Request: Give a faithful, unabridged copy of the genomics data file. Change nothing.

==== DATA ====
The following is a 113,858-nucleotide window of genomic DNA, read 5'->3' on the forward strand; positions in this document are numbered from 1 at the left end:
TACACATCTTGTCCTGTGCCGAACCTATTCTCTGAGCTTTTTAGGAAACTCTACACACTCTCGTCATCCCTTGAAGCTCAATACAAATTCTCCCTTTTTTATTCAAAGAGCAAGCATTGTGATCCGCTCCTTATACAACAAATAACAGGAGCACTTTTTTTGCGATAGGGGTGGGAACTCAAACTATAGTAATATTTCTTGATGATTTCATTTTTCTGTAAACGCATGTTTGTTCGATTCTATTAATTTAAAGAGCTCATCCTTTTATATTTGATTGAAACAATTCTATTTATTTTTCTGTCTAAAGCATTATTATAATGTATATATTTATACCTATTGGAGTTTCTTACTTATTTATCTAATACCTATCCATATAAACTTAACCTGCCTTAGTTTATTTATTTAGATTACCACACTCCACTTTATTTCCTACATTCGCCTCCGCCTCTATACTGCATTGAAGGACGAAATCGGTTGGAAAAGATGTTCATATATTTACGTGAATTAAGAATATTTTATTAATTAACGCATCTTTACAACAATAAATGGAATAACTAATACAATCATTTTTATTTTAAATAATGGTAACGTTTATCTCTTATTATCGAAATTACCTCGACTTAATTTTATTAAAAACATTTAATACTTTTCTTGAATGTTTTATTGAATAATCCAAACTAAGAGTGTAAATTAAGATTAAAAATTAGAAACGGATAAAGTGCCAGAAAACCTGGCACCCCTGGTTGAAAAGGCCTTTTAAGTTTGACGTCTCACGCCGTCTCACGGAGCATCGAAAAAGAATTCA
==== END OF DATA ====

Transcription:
The following is a 113,858-nucleotide window of genomic DNA, read 5'->3' on the forward strand; positions in this document are numbered from 1 at the left end:
TACACATCTTGTCCTGTGCCGAACCTATTCTCTGAGCTTTTTAGGAAACTCTACACACTCTCGTCATCCCTTGAAGCTCAATACAAATTCTCCCTTTTTTATTCAAAGAGCAAGCATTGTGATCCGCTCCTTATACAACAAATAACAGGAGCACTTTTTTTGCGATAGGGGTGGGAACTCAAACTATAGTAATATTTCTTGATGATTTCATTTTTCTGTAAACGCATGTTTGTTCGATTCTATTAATTTAAAGAGCTCATCCTTTTATATTTGATTGAAACAATTCTATTTATTTTTCTGTCTAAAGCATTATTATAATGTATATATTTATACCTATTGGAGTTTCTTACTTATTTATCTAATACCTATCCATATAAACTTAACCTGCCTTAGTTTATTTATTTAGATTACCACACTCCACTTTATTTCCTACATTCGCCTCCGCCTCTATACTGCATTGAAGGACGAAATCGGTTGGAAAAGATGTTCATATATTTACGTGAATTAAGAATATTTTATTAATTAACGCATCTTTACAACAATAAATGGAATAACTAATACAATCATTTTTATTTTAAATAATGGTAACGTTTATCTCTTATTATCGAAATTACCTCGACTTAATTTTATTAAAAACATTTAATACTTTTCTTGAATGTTTTATTGAATAATCCAAACTAAGAGTGTAAATTAAGATTAAAAATTAGAAACGGATAAAGTGCCAGAAAACCTGGCACCCCTGGTTGAAAAGGCCTTTTAAGTTTGACGTCTCACGCCGTCTCACGGAGCATCGAAAAAGAATTCA